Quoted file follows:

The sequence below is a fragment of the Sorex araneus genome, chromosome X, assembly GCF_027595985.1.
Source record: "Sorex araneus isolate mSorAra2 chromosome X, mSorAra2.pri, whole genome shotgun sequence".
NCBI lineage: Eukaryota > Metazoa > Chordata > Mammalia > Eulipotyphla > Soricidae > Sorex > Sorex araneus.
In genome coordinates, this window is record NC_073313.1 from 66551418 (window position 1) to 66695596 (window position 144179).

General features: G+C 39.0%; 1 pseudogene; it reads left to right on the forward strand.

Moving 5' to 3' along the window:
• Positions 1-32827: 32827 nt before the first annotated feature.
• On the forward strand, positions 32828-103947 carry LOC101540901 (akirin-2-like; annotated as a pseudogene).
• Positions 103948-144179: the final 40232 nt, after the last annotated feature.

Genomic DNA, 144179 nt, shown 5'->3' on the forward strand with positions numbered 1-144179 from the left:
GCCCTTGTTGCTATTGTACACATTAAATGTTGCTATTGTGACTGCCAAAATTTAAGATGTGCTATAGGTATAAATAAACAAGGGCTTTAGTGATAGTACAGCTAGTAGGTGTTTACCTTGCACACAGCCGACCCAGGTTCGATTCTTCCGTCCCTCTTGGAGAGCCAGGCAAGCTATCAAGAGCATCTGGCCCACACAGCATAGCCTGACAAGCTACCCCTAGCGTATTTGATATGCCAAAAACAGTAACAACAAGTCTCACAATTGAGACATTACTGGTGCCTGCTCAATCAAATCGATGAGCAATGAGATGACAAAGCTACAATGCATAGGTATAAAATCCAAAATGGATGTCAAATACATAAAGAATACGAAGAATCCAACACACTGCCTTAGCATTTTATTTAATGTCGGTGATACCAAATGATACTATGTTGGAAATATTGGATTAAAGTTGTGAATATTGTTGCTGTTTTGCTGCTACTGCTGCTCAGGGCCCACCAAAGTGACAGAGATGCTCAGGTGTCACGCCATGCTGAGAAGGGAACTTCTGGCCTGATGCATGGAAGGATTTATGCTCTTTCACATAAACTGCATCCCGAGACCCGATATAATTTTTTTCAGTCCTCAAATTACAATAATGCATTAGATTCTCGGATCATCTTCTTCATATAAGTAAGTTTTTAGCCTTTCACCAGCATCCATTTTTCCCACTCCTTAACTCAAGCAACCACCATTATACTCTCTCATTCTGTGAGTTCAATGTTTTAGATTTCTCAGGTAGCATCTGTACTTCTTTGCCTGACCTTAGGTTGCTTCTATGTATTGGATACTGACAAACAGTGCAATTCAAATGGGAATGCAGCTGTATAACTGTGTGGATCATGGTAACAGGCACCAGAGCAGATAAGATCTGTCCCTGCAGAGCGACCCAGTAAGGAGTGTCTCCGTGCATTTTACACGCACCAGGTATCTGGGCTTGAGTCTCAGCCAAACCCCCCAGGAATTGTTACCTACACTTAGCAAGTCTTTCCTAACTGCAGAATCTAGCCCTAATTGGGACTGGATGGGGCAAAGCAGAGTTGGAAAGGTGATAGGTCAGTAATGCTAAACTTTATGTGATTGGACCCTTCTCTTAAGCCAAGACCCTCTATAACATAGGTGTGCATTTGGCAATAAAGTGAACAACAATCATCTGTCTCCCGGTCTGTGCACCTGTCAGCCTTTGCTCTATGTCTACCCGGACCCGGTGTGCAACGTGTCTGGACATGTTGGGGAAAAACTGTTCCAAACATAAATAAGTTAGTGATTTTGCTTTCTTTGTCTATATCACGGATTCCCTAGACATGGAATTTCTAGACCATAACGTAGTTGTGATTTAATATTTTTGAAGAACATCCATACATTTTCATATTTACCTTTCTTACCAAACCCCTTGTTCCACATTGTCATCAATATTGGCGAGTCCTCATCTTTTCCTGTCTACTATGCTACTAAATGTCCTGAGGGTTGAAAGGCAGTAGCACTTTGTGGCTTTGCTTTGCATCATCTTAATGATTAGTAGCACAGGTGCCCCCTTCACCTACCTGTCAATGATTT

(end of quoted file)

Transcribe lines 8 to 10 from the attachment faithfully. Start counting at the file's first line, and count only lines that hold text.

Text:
• On the forward strand, positions 32828-103947 carry LOC101540901 (akirin-2-like; annotated as a pseudogene).
• Positions 103948-144179: the final 40232 nt, after the last annotated feature.

Genomic DNA, 144179 nt, shown 5'->3' on the forward strand with positions numbered 1-144179 from the left: